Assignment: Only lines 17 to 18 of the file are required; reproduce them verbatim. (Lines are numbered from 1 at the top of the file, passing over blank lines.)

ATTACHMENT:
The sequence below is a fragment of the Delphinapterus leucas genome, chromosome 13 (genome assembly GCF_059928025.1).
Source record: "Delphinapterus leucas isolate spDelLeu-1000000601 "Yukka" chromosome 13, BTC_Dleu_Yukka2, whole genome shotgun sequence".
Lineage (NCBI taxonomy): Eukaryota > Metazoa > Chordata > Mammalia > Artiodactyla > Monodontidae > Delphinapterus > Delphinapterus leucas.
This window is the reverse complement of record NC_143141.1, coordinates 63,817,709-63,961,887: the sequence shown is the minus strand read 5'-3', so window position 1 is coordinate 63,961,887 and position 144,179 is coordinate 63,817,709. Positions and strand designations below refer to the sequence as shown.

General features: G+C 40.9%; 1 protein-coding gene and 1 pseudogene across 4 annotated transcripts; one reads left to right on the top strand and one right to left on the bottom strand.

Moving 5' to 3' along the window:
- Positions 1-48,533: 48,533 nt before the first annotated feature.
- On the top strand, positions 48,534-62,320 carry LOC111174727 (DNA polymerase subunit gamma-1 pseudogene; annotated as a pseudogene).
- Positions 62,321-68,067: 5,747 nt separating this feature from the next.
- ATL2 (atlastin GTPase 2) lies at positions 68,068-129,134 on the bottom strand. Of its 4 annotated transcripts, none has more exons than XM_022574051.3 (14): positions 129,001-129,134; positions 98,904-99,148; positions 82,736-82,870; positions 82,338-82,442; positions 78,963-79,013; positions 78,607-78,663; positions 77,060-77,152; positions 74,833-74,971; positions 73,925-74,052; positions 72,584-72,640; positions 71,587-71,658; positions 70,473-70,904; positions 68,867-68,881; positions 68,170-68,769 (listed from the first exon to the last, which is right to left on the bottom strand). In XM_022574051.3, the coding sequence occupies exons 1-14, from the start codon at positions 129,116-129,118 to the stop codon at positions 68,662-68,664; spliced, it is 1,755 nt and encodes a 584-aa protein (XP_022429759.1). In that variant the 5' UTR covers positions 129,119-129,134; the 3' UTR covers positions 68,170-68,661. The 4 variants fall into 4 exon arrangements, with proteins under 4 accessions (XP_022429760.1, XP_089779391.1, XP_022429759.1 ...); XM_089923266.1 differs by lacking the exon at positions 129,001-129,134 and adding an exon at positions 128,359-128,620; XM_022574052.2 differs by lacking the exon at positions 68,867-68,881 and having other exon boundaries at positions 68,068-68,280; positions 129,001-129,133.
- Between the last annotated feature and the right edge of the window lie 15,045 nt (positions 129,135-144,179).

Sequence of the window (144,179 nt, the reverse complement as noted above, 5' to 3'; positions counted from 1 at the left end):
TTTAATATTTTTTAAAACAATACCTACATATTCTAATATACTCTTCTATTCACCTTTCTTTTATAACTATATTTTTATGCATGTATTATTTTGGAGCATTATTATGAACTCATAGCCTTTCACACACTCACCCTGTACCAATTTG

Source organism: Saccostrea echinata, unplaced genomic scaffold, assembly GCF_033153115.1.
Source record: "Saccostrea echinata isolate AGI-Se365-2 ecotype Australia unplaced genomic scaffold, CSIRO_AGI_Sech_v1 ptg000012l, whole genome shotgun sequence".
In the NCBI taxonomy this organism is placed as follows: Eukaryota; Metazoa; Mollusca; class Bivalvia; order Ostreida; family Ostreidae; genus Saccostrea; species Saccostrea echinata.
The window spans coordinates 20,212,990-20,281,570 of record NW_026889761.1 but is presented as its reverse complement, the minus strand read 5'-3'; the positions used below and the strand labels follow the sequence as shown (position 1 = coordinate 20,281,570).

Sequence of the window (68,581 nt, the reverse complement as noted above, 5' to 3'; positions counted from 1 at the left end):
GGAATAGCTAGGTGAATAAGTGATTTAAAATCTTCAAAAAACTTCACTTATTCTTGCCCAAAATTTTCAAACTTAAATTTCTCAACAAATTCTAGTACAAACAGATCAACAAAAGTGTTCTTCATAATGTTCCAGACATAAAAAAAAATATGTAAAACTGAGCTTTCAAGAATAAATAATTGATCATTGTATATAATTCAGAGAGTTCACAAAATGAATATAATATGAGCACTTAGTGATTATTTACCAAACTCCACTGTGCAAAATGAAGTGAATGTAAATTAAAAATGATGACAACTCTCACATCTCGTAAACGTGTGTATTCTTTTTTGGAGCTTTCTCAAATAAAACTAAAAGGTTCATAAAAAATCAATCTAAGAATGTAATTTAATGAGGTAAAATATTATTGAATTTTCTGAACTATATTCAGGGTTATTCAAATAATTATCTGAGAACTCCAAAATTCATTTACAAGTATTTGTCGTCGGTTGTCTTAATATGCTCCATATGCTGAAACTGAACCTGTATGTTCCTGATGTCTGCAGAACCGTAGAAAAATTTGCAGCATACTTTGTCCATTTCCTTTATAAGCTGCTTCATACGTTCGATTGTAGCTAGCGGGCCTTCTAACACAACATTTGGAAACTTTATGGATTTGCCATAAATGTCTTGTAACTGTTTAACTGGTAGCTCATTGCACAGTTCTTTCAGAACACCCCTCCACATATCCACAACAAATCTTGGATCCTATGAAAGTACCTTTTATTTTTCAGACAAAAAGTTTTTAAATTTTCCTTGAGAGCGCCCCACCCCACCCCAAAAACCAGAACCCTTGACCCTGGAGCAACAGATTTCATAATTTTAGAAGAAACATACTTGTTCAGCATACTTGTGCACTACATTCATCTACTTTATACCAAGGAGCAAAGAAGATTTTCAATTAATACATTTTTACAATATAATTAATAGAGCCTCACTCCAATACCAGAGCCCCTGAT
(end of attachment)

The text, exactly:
The window spans coordinates 20,212,990-20,281,570 of record NW_026889761.1 but is presented as its reverse complement, the minus strand read 5'-3'; the positions used below and the strand labels follow the sequence as shown (position 1 = coordinate 20,281,570).

Sequence of the window (68,581 nt, the reverse complement as noted above, 5' to 3'; positions counted from 1 at the left end):